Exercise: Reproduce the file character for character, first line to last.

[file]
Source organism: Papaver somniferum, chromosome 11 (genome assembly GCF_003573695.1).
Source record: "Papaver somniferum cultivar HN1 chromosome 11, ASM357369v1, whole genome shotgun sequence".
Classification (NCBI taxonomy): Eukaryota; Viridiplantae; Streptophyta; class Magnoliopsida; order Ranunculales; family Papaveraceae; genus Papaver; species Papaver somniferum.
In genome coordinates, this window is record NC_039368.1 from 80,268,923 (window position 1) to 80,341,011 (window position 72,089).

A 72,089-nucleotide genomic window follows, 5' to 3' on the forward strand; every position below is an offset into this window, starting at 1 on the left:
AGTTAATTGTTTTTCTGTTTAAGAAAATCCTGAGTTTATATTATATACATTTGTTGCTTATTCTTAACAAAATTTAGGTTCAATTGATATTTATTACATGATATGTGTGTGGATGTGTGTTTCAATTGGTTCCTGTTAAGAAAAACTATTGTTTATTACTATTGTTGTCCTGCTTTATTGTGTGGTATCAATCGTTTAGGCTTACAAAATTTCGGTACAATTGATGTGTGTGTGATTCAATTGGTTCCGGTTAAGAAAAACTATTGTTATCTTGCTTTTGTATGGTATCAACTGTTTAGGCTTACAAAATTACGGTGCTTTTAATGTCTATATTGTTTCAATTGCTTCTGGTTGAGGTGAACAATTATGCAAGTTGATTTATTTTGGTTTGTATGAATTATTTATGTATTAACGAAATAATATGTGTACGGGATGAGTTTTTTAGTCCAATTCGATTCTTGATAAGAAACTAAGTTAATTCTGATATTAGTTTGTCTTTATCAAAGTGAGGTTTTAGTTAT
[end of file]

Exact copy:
Source organism: Papaver somniferum, chromosome 11 (genome assembly GCF_003573695.1).
Source record: "Papaver somniferum cultivar HN1 chromosome 11, ASM357369v1, whole genome shotgun sequence".
Classification (NCBI taxonomy): Eukaryota; Viridiplantae; Streptophyta; class Magnoliopsida; order Ranunculales; family Papaveraceae; genus Papaver; species Papaver somniferum.
In genome coordinates, this window is record NC_039368.1 from 80,268,923 (window position 1) to 80,341,011 (window position 72,089).

A 72,089-nucleotide genomic window follows, 5' to 3' on the forward strand; every position below is an offset into this window, starting at 1 on the left:
AGTTAATTGTTTTTCTGTTTAAGAAAATCCTGAGTTTATATTATATACATTTGTTGCTTATTCTTAACAAAATTTAGGTTCAATTGATATTTATTACATGATATGTGTGTGGATGTGTGTTTCAATTGGTTCCTGTTAAGAAAAACTATTGTTTATTACTATTGTTGTCCTGCTTTATTGTGTGGTATCAATCGTTTAGGCTTACAAAATTTCGGTACAATTGATGTGTGTGTGATTCAATTGGTTCCGGTTAAGAAAAACTATTGTTATCTTGCTTTTGTATGGTATCAACTGTTTAGGCTTACAAAATTACGGTGCTTTTAATGTCTATATTGTTTCAATTGCTTCTGGTTGAGGTGAACAATTATGCAAGTTGATTTATTTTGGTTTGTATGAATTATTTATGTATTAACGAAATAATATGTGTACGGGATGAGTTTTTTAGTCCAATTCGATTCTTGATAAGAAACTAAGTTAATTCTGATATTAGTTTGTCTTTATCAAAGTGAGGTTTTAGTTAT